I’ve mentioned Code Geass: Hangyaku no Lelouch once before, when I mentioned that the main actors from Gakuen Heaven also voiced lead characters in this. The series was brought to us by Sunrise in 2006-2007. It’s an original work by the same studio that brought us the Gundam franchise and many, many other anime. Let’s take a look at Code Geass and see how they did with this one.
Code Geass is set in an alternate future where there are three great powers, the Chinese Federation, the EU and the imperialistic Britannia. Japan has been brought under Britannian rule and lost its name, being called area 11. One day, a Britannian student named Lelouch Lamperouge accidentally falls into a truck being taken by a Japanese resistance group. On board is a strange canister and Lelouch finds himself taken for a ride while Britannian forces chase the group. In the process, the canister opens and a strange woman comes out. Lelouch’s old friend, Kururugi Suzaku, catches up to them, attached to the Britannian forces as an honorary Britannian. He’s ordered to kill the two and refuses, getting shot by the commanding officer. The woman is shot as well, psychically granting Lelouch a contract afterwards. This gives him the titular Geass, the power to give anyone an order that they can’t disobey. Lelouch figures that out and decides to use it for the one thing he wants the most, to destroy Britannia and he plans to start by liberating Japan. To accomplish this goal, he disguises himself, taking the moniker Zero and takes command of resistance forces.
The biggest flaw with the series is the ending. A lot of multi-series anime I’ve reviewed will finish their first series with some kind of big climax that gives you some closure to one of the major sub-plots but that leave more to accomplish. In Code Geass, the entire first series ending is a giant cliffhanger. It’s a right mess that’s focused on setting things up for the second series rather than on giving the audience any real closure. Does it make you want to watch the second series? Absolutely. But it doesn’t make for a satisfying stopping point, at all. The second biggest issue is with the advertising. This series just really wants you to buy Pizza Hut. The advertising is pretty shameless and it comes up quite a bit as a visual element in various scenes. It’s a bit distracting.
On the positive side, the main narrative is really compelling and the series is really good about establishing its rules early on so that it has its major plot elements in place when it needs them to become important. I like that the major conflict has facets to it and verisimilitude. The series is also big on consequence, which I appreciate. It really plays up the idea that Lelouch’s actions are impacting real people. The quieter, more slice of life moments can also be really funny and serve the important purpose of giving the audience more of an opportunity to connect with the characters and letting them unwind from the action and more serious aspects of the series.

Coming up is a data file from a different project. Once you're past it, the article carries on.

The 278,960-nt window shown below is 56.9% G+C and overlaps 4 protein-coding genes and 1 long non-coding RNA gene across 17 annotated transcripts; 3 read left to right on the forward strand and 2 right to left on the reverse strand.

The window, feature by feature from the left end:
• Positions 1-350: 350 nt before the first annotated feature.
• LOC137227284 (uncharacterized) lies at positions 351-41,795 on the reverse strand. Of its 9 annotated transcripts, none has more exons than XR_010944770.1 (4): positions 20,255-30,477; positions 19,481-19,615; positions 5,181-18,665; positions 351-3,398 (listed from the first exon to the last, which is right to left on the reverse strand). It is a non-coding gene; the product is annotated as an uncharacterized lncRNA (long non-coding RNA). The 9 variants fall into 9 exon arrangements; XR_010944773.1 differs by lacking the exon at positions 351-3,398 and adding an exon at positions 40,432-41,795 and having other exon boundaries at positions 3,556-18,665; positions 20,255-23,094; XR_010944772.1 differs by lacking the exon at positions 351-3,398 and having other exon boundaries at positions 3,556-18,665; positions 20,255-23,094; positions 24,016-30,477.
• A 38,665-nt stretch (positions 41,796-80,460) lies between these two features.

The cast of characters is pretty large and, mostly, pretty well developed. They seem like actual people. The friendship between Lelouch and Suzaku is really well done, as is their antagonism on the battlefield. It’s interesting to compare Lelouch’s more pragmatic approach to Suzaku’s more idealistic. Lelouch also has a really strongly developed relationship with his little sister, Nunnally. His protectiveness of her is definitely his most endearing character facet. I also like that the various resistance members are portrayed as having different motives for fighting and even goals for when it’s all over. It really makes them read as more human.
My biggest issue with the artwork is the character designs. You can tell that Clamp worked on the designs. The character limbs are really elongated and their bodies are incredibly thin, giving them an emaciated appearance. It’s not nearly as bad as the Clamp proportions in, say, Xxxholic, but they still look pretty awkward. That being said, the action sequences are really well done and I like the mecha designs. Particularly for the various unique robots. The visual geass effect also looks pretty nice.
The voice acting is really good. Fukuyama Jun, Sakurai Takahiro, Yukana and Koshimizu Ami all give strong performances, as do the various side characters. About the weakest you get is Shiratori Tetsu, who really plays up the “mad scientist” aspect of his character with an odd vocal quality that really doesn’t sound natural. It’s still not a bad performance, it’s just not on par with the others. The music is pretty good as well.
There’s a little bit. Milly likes to grope other girls and Nina develops a really massive crush on another girl.
That’s Code Geass: Hangyaku no Lelouch, series 1. It’s a really good series with a strong narrative. Well-crafted characters and strong acting. It has its flaws but, overall, nothing too bad that would ruing the experience. My final rating is going to be a solid 8/10. Maybe I’ll look at the second series at a later date but, for next week, it’s going to be Kekkai Sensen.
Until next week, Happy Hanukkah, Solstice, Hogswatchnight, Hearth’s Warming, Kwanzaa, Christmas or whatever other holiday you may celebrate at this time of year. May it be a happy and joyous experience.